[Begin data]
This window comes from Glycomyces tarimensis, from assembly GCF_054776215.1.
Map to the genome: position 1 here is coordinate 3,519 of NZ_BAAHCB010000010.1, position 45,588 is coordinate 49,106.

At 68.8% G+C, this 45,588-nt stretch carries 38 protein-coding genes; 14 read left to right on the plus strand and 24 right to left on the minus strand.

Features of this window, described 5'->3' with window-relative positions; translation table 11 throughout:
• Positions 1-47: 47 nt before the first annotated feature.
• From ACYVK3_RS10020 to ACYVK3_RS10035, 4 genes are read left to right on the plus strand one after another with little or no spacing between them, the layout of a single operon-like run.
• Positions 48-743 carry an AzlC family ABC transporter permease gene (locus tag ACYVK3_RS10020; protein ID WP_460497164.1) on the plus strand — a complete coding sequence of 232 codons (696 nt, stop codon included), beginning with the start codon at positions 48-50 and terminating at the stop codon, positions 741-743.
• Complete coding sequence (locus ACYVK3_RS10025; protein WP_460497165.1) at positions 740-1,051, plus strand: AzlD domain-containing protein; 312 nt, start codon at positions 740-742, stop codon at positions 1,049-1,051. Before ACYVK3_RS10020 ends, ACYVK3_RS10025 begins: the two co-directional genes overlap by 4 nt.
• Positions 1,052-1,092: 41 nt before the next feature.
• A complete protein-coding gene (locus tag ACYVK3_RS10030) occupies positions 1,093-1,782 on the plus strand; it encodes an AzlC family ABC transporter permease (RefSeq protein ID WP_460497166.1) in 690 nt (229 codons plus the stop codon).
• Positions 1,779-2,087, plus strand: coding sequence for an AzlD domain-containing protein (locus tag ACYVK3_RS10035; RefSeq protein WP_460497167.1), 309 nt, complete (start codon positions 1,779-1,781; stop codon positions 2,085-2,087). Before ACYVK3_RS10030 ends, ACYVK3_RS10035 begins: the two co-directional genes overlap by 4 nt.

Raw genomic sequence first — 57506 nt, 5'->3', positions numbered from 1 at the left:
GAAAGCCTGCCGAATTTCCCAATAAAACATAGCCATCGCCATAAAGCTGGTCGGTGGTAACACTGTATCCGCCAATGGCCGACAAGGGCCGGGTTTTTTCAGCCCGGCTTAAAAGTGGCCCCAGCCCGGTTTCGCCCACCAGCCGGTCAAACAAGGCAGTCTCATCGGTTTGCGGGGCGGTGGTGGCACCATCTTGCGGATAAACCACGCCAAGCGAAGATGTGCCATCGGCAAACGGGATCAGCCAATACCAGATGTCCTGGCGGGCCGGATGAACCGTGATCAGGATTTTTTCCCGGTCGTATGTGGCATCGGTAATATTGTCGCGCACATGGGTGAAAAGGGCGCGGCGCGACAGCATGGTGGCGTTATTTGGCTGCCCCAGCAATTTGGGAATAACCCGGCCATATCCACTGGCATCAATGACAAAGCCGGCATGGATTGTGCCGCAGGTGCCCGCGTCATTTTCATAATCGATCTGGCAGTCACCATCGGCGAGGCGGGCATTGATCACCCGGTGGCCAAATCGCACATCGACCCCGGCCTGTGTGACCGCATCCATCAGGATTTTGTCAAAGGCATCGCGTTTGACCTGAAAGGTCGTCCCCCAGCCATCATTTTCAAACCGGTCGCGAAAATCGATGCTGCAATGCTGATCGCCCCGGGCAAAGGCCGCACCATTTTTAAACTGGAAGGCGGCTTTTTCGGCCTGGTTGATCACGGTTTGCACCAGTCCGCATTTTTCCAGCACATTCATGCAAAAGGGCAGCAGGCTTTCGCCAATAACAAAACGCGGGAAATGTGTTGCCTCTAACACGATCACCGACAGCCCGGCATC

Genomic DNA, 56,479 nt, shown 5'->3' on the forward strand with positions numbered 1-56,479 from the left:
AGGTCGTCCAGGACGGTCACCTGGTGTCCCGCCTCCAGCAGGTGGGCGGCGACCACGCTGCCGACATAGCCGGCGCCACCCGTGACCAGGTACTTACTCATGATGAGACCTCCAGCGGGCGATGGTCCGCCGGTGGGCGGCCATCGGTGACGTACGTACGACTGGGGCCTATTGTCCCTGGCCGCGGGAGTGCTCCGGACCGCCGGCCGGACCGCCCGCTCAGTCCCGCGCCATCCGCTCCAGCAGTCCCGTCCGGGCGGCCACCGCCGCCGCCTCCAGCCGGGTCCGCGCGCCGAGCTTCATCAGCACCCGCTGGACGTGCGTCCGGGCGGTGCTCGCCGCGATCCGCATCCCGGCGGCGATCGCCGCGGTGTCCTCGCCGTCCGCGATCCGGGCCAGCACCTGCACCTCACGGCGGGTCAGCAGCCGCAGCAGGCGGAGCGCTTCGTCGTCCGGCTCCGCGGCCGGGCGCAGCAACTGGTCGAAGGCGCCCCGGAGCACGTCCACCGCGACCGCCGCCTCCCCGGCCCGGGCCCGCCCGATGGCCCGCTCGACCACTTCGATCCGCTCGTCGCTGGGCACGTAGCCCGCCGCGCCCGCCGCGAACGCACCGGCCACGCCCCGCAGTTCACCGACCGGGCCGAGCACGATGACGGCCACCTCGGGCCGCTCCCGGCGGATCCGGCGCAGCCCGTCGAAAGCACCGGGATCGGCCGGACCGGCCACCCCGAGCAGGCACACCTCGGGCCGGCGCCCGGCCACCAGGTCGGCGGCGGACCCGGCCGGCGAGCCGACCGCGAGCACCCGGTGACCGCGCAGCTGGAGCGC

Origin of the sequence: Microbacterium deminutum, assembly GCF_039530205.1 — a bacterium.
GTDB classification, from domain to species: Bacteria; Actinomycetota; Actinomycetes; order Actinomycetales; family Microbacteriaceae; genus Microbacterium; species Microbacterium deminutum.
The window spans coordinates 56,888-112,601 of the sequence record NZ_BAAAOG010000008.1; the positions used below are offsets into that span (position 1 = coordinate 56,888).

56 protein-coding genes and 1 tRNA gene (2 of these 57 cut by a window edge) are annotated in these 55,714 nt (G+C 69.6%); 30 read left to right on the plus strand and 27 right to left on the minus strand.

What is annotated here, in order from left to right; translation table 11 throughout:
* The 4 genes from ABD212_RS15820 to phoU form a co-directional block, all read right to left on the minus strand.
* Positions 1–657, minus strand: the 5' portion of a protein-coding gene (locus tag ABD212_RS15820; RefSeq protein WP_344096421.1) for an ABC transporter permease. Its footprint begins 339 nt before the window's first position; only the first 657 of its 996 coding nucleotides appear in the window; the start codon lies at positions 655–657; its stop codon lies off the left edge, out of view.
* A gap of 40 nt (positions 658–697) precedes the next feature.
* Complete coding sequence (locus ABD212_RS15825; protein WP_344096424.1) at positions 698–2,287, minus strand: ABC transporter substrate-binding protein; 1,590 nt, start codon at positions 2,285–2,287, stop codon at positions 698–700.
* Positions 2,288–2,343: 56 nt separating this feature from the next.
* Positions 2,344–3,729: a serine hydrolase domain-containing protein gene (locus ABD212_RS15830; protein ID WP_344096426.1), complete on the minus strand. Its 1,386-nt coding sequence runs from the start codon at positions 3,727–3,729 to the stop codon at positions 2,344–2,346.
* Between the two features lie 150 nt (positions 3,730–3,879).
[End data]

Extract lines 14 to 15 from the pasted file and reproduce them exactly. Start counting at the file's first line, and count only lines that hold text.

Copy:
Genomic DNA, 56,479 nt, shown 5'->3' on the forward strand with positions numbered 1-56,479 from the left:
AGGTCGTCCAGGACGGTCACCTGGTGTCCCGCCTCCAGCAGGTGGGCGGCGACCACGCTGCCGACATAGCCGGCGCCACCCGTGACCAGGTACTTACTCATGATGAGACCTCCAGCGGGCGATGGTCCGCCGGTGGGCGGCCATCGGTGACGTACGTACGACTGGGGCCTATTGTCCCTGGCCGCGGGAGTGCTCCGGACCGCCGGCCGGACCGCCCGCTCAGTCCCGCGCCATCCGCTCCAGCAGTCCCGTCCGGGCGGCCACCGCCGCCGCCTCCAGCCGGGTCCGCGCGCCGAGCTTCATCAGCACCCGCTGGACGTGCGTCCGGGCGGTGCTCGCCGCGATCCGCATCCCGGCGGCGATCGCCGCGGTGTCCTCGCCGTCCGCGATCCGGGCCAGCACCTGCACCTCACGGCGGGTCAGCAGCCGCAGCAGGCGGAGCGCTTCGTCGTCCGGCTCCGCGGCCGGGCGCAGCAACTGGTCGAAGGCGCCCCGGAGCACGTCCACCGCGACCGCCGCCTCCCCGGCCCGGGCCCGCCCGATGGCCCGCTCGACCACTTCGATCCGCTCGTCGCTGGGCACGTAGCCCGCCGCGCCCGCCGCGAACGCACCGGCCACGCCCCGCAGTTCACCGACCGGGCCGAGCACGATGACGGCCACCTCGGGCCGCTCCCGGCGGATCCGGCGCAGCCCGTCGAAAGCACCGGGATCGGCCGGACCGGCCACCCCGAGCAGGCACACCTCGGGCCGGCGCCCGGCCACCAGGTCGGCGGCGGACCCGGCCGGCGAGCCGACCGCGAGCACCCGGTGACCGCGCAGCTGGAGCGC